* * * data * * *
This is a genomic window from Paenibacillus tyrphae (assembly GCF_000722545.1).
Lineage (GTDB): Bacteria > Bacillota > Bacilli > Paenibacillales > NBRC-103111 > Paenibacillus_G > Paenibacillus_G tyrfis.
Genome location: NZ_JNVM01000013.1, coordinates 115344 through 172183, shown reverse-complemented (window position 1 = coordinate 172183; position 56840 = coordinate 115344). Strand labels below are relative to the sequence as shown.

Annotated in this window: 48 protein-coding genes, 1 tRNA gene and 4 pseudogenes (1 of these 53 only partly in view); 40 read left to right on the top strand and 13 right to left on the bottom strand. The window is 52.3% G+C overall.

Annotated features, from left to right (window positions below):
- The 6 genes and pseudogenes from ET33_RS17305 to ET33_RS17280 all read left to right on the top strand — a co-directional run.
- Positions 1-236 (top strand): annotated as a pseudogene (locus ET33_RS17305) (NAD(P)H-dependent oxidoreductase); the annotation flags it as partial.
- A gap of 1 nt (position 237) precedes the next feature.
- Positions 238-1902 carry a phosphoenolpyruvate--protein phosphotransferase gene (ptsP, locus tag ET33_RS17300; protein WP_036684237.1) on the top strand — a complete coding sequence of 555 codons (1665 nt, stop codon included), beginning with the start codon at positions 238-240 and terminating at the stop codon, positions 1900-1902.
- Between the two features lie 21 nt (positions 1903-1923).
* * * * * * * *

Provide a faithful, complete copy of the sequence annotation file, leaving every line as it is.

This is a genomic window from Paenibacillus tyrphae (assembly GCF_000722545.1).
Lineage (GTDB): Bacteria > Bacillota > Bacilli > Paenibacillales > NBRC-103111 > Paenibacillus_G > Paenibacillus_G tyrfis.
Genome location: NZ_JNVM01000013.1, coordinates 115344 through 172183, shown reverse-complemented (window position 1 = coordinate 172183; position 56840 = coordinate 115344). Strand labels below are relative to the sequence as shown.

Annotated in this window: 48 protein-coding genes, 1 tRNA gene and 4 pseudogenes (1 of these 53 only partly in view); 40 read left to right on the top strand and 13 right to left on the bottom strand. The window is 52.3% G+C overall.

Annotated features, from left to right (window positions below):
- The 6 genes and pseudogenes from ET33_RS17305 to ET33_RS17280 all read left to right on the top strand — a co-directional run.
- Positions 1-236 (top strand): annotated as a pseudogene (locus ET33_RS17305) (NAD(P)H-dependent oxidoreductase); the annotation flags it as partial.
- A gap of 1 nt (position 237) precedes the next feature.
- Positions 238-1902 carry a phosphoenolpyruvate--protein phosphotransferase gene (ptsP, locus tag ET33_RS17300; protein WP_036684237.1) on the top strand — a complete coding sequence of 555 codons (1665 nt, stop codon included), beginning with the start codon at positions 238-240 and terminating at the stop codon, positions 1900-1902.
- Between the two features lie 21 nt (positions 1903-1923).